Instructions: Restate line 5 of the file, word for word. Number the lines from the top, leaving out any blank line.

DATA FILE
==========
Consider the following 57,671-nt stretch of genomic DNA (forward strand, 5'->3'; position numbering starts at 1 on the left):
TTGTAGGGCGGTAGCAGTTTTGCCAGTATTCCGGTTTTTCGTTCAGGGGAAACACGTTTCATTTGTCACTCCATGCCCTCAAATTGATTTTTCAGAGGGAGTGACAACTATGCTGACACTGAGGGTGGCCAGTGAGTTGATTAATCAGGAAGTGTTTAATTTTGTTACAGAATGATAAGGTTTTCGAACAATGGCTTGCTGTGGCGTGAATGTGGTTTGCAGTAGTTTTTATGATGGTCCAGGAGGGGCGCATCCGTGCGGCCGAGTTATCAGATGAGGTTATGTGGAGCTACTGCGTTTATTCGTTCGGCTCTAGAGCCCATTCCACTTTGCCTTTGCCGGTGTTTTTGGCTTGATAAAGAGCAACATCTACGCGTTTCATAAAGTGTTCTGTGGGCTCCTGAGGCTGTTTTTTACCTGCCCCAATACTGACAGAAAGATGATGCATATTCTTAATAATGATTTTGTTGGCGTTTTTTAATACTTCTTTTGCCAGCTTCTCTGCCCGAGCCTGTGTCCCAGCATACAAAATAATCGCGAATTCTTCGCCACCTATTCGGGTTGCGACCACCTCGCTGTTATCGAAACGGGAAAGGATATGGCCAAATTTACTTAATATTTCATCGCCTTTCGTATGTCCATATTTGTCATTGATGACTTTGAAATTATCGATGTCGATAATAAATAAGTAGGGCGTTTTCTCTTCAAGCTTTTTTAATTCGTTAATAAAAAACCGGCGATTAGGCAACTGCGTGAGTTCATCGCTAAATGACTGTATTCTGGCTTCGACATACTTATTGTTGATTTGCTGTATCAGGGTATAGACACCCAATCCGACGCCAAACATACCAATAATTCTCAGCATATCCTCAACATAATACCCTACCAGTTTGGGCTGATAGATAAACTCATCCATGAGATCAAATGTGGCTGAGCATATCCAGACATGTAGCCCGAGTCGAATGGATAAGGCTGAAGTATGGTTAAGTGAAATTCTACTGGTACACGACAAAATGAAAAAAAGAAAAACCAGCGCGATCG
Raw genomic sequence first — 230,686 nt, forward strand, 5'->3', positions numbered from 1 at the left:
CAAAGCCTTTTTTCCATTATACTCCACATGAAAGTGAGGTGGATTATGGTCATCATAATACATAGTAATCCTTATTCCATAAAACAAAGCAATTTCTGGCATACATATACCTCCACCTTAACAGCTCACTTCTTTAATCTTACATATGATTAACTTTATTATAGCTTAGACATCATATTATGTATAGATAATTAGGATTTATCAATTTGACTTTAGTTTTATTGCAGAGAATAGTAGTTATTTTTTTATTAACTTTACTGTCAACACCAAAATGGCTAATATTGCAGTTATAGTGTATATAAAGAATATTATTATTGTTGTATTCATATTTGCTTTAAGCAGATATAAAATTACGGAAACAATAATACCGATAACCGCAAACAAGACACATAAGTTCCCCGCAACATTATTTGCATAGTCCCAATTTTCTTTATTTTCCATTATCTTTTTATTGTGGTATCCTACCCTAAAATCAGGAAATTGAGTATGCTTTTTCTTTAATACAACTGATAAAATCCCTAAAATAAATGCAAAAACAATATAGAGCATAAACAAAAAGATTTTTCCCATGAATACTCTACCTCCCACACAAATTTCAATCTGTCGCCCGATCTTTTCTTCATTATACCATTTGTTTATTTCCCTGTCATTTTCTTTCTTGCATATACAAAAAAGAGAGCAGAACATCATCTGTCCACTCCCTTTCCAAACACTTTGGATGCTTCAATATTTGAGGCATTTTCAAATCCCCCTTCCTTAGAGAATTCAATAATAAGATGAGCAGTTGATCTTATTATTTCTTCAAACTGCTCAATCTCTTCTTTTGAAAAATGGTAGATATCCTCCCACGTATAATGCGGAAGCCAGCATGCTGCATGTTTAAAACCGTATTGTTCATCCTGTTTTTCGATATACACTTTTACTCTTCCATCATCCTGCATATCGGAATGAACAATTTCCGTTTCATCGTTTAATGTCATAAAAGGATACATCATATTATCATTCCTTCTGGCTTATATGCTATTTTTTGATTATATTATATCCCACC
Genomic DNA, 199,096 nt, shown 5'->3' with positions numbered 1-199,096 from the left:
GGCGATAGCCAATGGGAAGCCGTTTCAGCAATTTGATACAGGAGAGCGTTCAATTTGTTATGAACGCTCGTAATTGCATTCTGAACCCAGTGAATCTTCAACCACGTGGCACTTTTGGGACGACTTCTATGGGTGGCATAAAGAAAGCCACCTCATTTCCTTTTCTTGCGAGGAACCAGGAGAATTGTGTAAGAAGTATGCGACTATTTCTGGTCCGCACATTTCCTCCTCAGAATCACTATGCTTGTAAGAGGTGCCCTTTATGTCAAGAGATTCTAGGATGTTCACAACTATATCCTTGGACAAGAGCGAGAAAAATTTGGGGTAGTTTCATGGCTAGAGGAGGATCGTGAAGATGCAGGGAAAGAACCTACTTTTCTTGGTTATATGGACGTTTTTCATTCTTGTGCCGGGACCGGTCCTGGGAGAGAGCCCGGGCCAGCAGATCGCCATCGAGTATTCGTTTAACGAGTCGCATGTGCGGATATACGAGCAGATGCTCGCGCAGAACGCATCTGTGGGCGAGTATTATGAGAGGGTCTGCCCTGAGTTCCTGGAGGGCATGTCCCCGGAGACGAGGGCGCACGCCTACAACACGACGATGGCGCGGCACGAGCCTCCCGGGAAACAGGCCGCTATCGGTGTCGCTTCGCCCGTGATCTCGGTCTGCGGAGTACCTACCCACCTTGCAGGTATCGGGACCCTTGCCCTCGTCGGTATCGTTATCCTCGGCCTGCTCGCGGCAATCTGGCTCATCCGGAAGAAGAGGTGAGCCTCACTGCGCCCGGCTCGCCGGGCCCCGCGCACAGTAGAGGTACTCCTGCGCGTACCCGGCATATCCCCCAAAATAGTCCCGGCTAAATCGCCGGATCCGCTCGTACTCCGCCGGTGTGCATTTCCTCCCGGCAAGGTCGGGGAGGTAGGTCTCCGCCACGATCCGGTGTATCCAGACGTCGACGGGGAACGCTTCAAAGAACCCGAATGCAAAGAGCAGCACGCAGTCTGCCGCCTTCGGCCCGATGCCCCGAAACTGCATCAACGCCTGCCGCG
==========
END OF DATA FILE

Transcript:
Genomic DNA, 199,096 nt, shown 5'->3' with positions numbered 1-199,096 from the left: